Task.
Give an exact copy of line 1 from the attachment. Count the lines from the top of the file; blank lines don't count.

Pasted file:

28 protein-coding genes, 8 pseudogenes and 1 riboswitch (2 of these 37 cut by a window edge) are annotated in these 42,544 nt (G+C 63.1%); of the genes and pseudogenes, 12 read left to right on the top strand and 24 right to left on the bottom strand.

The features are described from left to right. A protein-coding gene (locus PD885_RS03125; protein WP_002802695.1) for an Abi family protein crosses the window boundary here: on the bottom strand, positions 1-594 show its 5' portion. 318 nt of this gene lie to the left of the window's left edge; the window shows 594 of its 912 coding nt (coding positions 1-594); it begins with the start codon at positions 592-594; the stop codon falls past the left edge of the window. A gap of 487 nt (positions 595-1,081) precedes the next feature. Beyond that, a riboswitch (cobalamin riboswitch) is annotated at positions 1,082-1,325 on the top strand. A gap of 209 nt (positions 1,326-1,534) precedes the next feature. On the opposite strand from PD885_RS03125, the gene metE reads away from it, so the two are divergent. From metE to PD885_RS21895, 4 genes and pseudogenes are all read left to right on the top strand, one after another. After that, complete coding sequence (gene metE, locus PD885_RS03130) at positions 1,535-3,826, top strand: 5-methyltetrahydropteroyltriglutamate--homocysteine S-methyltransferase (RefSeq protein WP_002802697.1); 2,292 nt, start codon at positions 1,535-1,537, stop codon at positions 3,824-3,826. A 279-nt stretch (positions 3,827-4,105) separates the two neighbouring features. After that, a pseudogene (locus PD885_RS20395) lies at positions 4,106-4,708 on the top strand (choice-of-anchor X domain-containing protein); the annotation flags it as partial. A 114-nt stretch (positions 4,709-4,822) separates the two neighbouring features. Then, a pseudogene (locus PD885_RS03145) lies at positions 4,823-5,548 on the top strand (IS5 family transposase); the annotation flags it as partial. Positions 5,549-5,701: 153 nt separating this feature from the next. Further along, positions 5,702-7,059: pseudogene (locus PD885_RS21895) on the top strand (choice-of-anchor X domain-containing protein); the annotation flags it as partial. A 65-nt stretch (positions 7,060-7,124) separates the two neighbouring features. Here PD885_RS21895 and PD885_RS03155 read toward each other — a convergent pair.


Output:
28 protein-coding genes, 8 pseudogenes and 1 riboswitch (2 of these 37 cut by a window edge) are annotated in these 42,544 nt (G+C 63.1%); of the genes and pseudogenes, 12 read left to right on the top strand and 24 right to left on the bottom strand.